Persecuted Priests: Where is Rome?
+With this issue
+In the meantime, in case you were looking forward to a carefree summer of bread and circuses, we present an article by
“During the civil war many soldiers suffered such severe wounds that surgeons had to remove limbs to save lives. Eye witnesses describe piles of arms and legs outside makeshift hospitals near the battlefield. Doctors mutilated men to save their lives. But what if the surgeons wouldn't cut? Suppose they ignored infections because they feared the attitudes of those who saw men disfigured by the knife? Even worse, what if they were quacks selling snake oil cures with no concern for their patients at all? The men would die, of course, victims of lethal bacteria.
That's our plight in the Church in the
How many ways do bad bishops punish good priests? Take your pick: exile, silencing, mandatory evaluation at pseudo-psychiatric facilities like St. Luke's, frequent reassignment, making them permanent parochial vicars with no hope of becoming pastors, marginalization, driving them out (to other dioceses or the military vicariate), whispering campaigns that designate them "mentally unstable" or "unfit for ministry," etc. The ultimate punishment, the bishop's sword of Damocles, so to speak, is suspension. It hangs over the head of a good priest who knows his "spiritual father" will use it. How many orthodox priests hear variations of the threat, "You have no idea what I can do to you!" But the good priests do know. They've seen the sword fall on their brothers.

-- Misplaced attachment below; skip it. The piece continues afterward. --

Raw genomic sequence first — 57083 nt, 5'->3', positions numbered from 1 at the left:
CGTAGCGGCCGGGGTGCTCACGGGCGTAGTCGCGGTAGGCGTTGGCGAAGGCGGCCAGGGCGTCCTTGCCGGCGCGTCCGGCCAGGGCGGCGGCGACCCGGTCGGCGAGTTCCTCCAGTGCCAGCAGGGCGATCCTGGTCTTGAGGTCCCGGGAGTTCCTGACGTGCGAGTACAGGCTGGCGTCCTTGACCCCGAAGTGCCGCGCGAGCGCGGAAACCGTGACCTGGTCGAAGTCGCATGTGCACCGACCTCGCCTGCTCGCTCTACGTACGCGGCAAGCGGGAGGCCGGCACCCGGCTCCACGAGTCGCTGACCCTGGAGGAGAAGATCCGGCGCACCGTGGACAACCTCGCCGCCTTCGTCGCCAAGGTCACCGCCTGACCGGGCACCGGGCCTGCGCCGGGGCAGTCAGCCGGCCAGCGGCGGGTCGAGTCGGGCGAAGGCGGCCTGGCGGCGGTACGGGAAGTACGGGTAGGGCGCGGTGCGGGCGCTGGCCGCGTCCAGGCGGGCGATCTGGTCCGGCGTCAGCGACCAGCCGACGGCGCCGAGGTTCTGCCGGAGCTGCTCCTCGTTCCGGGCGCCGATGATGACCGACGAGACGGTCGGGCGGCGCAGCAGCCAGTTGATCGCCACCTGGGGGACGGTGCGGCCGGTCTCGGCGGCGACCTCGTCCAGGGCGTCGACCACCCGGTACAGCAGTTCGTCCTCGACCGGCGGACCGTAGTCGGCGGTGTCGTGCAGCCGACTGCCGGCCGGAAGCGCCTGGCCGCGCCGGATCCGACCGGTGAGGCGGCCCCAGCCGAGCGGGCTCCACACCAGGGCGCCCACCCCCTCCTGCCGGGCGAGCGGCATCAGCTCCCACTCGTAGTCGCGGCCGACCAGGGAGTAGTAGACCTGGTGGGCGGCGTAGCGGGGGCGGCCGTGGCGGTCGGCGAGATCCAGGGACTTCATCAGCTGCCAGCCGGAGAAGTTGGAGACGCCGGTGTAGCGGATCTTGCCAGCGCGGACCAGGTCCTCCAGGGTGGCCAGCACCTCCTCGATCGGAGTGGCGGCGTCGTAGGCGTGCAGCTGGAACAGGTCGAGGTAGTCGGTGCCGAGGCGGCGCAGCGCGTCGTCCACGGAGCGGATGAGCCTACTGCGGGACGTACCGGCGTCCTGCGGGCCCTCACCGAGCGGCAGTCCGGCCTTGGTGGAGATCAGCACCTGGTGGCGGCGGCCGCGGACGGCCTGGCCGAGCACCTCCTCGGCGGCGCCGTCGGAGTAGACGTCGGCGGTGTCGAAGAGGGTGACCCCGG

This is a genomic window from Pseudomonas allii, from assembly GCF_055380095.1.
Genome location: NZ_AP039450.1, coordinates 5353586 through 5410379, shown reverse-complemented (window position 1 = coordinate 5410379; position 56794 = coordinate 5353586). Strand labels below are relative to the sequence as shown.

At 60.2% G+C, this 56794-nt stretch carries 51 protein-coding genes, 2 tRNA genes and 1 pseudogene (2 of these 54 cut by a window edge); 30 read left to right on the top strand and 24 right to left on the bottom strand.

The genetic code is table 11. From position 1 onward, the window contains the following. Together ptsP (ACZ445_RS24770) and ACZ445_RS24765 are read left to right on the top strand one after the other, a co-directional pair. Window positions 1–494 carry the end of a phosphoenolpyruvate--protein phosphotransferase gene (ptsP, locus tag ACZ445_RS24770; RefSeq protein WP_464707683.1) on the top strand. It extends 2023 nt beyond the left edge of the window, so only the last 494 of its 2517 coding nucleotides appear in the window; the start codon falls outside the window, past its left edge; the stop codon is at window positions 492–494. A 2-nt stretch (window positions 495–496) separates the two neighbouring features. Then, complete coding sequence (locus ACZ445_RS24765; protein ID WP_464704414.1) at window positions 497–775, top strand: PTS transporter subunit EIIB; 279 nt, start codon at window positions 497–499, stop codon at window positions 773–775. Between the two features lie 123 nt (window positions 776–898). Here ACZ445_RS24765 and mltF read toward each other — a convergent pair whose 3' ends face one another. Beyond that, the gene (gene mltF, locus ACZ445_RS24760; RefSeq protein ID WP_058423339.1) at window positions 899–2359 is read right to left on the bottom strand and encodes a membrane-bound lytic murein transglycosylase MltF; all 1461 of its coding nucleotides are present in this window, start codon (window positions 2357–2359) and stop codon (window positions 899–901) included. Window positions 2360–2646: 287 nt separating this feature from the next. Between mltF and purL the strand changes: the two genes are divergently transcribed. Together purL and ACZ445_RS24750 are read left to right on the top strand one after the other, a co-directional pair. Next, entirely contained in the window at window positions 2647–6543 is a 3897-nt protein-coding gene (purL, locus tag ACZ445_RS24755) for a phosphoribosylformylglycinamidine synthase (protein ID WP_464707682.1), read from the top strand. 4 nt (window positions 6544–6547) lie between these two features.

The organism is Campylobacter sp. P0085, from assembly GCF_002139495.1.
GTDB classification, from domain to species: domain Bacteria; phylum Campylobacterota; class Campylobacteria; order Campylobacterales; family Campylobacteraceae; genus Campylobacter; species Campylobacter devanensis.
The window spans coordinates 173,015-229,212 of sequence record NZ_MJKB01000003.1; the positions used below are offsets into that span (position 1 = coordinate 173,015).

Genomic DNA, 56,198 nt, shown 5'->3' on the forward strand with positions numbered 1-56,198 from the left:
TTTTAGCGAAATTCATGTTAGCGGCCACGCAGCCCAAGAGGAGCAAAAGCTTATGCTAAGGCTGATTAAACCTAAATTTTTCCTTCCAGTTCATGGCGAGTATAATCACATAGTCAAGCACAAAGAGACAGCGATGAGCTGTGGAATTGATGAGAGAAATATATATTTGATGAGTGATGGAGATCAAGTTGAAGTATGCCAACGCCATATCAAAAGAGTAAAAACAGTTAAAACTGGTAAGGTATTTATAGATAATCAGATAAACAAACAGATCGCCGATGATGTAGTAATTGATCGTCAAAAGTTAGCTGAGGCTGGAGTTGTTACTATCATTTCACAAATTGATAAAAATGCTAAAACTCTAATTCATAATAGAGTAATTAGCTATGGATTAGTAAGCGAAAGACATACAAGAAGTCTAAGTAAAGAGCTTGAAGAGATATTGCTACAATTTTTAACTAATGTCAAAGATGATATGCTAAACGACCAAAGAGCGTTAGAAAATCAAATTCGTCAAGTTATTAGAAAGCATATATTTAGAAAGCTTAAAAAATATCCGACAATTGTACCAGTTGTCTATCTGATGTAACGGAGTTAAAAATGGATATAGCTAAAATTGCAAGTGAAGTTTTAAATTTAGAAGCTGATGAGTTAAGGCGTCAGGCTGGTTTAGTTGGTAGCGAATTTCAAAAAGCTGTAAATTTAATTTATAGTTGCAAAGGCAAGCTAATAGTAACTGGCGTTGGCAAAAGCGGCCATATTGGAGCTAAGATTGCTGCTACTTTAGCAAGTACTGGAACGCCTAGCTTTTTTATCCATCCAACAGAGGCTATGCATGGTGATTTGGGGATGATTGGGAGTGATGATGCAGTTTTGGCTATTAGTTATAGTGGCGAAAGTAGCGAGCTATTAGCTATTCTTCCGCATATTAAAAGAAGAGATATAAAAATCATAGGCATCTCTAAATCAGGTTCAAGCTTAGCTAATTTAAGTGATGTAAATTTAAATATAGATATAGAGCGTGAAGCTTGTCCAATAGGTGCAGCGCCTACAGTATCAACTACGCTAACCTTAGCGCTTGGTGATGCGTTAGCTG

Many orthodox priests live in fear that their bishops will remove their priestly faculties. Why? Because they are having an affair with a parishioner's wife? Because they're hoarding porno flicks in the closet? Because they're letting a homosexual buddy live in the rectory? No! Because they defend the faith vigorously against the evils of modernism and the homosexual subculture.
Recently a priest in
"I was assigned as a parochial vicar at St. Juliana's Church in
"Rev. Alfredo Hernandez wanted me out of his parish after this incident. His friend, the Vicar General, Charles Notabartolo, called me out of nowhere and asked me if I wanted to serve as the chaplain of St. Mary's Hospital. I knew immediately what that meant and so I challenged him on the move. He responded that my editorial letter "was way out of line." This now makes sense, since Rev. Notabartolo was accused and settled out of court a case regarding his alleged sexual advances on another priest that were rebuffed. Fr. Charles told me that I would never be a pastor in this diocese. (my emphasis)
"From there I went to an interview at St. Mary's hospital. I was kept waiting in the lobby for two hours and then drilled for one hour in [the interviewer's] office. He argued that some on the staff felt that my position on homosexual actions was troubling. What was supposed to be a formality clearly was not. I left after being informed they were intending to interview other applicants.